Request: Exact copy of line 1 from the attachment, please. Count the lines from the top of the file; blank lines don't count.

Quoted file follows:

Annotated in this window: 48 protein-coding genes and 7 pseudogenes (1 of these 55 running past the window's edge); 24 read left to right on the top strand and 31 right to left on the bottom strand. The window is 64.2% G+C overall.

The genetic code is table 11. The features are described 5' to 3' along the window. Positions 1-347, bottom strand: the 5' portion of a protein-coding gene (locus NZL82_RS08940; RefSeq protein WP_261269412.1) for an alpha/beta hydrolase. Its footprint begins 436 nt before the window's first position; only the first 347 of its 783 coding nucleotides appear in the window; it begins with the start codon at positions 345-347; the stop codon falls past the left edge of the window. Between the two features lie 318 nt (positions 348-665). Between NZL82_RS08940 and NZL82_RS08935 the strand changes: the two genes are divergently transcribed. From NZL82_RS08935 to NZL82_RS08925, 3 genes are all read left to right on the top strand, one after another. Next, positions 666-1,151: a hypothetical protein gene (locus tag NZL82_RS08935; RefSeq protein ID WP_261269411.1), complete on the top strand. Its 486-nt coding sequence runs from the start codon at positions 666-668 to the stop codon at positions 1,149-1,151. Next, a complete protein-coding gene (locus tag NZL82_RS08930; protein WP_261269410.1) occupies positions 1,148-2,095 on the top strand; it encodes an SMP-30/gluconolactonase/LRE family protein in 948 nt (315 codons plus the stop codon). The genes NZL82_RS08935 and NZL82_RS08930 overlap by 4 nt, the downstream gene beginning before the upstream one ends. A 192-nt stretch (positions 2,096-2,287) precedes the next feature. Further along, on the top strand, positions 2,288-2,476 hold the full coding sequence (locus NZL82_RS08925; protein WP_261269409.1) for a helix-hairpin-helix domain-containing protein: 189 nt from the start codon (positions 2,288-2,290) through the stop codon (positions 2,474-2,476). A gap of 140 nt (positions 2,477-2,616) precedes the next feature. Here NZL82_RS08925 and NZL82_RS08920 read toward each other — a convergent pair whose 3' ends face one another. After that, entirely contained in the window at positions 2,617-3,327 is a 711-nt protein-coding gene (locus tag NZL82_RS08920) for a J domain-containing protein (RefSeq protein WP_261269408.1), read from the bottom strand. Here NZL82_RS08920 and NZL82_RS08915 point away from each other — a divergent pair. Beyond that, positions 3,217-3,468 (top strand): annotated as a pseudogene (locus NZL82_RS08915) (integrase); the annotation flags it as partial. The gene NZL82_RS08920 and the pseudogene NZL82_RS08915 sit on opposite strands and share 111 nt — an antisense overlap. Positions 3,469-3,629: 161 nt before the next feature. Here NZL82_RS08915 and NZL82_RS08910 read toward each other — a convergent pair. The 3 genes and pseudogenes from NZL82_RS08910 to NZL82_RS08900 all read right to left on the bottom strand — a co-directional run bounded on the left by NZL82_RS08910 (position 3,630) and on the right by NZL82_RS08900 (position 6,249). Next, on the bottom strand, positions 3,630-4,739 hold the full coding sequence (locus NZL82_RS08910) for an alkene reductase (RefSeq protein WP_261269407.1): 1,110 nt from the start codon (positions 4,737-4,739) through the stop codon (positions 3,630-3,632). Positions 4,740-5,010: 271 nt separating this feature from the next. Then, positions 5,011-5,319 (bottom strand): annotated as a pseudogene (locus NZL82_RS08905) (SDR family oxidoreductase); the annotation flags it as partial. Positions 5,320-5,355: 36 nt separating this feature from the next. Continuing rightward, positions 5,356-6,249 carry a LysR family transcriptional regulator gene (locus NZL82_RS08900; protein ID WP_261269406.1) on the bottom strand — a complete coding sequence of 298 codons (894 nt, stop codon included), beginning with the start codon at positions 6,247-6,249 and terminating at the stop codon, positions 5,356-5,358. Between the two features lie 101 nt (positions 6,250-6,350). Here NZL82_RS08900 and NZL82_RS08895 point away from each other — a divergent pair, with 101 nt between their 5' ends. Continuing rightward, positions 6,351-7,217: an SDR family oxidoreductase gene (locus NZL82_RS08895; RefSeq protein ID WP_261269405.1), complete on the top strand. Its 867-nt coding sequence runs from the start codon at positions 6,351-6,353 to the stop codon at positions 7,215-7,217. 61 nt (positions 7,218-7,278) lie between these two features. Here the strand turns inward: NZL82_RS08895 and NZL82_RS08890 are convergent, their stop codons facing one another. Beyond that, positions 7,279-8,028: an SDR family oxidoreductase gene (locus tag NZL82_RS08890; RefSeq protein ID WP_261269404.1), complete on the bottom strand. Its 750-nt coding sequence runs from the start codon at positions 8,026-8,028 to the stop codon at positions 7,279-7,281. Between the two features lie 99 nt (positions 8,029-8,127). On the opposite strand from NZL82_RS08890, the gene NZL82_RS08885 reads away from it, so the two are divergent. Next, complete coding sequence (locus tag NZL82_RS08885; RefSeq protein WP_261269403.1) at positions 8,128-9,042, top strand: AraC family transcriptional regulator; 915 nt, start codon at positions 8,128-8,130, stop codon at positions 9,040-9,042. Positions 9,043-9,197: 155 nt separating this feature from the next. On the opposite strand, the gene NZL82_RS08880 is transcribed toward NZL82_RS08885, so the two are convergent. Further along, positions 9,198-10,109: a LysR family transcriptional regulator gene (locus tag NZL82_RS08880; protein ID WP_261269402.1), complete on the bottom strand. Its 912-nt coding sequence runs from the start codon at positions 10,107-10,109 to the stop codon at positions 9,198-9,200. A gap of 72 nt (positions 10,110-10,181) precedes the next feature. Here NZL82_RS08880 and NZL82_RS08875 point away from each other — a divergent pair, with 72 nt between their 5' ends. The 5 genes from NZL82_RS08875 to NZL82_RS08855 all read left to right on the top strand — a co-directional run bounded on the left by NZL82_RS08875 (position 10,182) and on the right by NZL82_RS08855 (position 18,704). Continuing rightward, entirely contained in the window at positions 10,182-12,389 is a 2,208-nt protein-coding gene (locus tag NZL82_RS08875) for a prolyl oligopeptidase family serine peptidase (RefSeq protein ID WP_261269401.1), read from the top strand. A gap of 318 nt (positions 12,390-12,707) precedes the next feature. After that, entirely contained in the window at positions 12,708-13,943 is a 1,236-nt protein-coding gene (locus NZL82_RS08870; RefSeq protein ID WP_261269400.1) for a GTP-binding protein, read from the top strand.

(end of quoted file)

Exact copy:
Annotated in this window: 48 protein-coding genes and 7 pseudogenes (1 of these 55 running past the window's edge); 24 read left to right on the top strand and 31 right to left on the bottom strand. The window is 64.2% G+C overall.